But perhaps the most important question is whether you can trust your financial adviser. Some financial advisers in the United States are paid not on the basis of how their clients do, but according to what financial products they persuade them to buy. Dennis Kelleher of Better Markets, a pro-reform group, recently summed up the current situation well: “[A]dvisers can recommend investments that generate lucrative commissions for them, even though their clients get stuck with high fees, subpar performance, and unacceptably risky products.”
Kelleher has been an effective critic of the administration in recent years, pushing long and hard to address all potential conflicts of interest in finance. And now his analysis and recommendations are being echoed in a new report issued by the Council of Economic Advisers. “Such fee structures,” the CEA warns, “generate acute conflicts of interest: the best recommendation for the saver may not be the best recommendation for the adviser’s bottom line.”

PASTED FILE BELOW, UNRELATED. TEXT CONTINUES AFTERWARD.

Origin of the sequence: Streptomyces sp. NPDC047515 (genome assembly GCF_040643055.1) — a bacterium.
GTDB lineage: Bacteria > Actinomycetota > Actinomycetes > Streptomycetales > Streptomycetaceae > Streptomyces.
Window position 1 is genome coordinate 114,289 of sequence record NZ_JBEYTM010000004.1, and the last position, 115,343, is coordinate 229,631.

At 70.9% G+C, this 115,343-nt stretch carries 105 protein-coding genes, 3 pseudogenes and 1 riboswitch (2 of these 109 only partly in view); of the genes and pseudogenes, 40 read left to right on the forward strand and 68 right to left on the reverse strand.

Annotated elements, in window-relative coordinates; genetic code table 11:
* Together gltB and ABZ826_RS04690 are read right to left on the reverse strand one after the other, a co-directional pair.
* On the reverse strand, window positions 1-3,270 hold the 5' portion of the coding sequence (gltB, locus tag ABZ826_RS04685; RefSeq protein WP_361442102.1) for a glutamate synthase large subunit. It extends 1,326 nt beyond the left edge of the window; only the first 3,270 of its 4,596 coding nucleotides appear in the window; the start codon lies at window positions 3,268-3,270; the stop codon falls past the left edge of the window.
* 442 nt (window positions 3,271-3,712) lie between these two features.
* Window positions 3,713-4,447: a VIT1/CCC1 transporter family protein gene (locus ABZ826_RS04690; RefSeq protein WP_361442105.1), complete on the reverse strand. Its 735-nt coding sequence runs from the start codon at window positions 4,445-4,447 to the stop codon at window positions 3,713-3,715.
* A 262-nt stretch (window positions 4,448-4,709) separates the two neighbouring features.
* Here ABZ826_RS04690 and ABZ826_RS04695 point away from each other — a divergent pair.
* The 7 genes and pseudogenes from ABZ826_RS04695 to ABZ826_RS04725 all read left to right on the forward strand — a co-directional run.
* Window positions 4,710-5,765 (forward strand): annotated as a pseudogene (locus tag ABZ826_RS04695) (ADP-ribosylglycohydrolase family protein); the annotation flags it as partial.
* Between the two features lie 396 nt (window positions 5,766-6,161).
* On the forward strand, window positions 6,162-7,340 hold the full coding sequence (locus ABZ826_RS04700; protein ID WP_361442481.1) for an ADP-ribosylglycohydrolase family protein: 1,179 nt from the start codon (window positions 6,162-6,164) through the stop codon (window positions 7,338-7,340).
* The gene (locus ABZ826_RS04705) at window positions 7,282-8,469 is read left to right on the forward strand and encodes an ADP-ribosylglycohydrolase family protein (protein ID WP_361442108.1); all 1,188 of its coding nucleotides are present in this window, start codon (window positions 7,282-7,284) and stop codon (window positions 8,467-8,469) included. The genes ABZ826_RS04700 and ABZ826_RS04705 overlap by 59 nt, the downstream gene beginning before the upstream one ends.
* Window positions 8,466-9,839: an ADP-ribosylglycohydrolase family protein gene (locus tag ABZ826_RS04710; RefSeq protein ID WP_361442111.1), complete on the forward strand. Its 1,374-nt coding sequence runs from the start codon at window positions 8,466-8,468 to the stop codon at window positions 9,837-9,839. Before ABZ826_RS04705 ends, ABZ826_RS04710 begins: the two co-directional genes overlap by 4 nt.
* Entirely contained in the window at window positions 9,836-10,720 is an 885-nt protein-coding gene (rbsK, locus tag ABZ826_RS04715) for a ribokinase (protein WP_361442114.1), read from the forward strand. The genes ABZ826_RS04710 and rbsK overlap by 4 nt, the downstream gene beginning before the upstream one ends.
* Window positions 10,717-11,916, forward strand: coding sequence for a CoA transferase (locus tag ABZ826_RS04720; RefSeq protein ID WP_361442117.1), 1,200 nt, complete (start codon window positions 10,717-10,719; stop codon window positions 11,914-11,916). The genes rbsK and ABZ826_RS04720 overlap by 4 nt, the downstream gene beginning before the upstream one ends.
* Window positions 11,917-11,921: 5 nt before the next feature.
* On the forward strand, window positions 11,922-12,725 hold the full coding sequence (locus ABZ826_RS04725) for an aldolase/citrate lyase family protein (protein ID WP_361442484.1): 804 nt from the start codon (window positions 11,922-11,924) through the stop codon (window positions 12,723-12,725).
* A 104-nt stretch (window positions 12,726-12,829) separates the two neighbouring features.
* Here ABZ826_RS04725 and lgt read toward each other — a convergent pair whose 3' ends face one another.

Read the full Simon Johnson article here.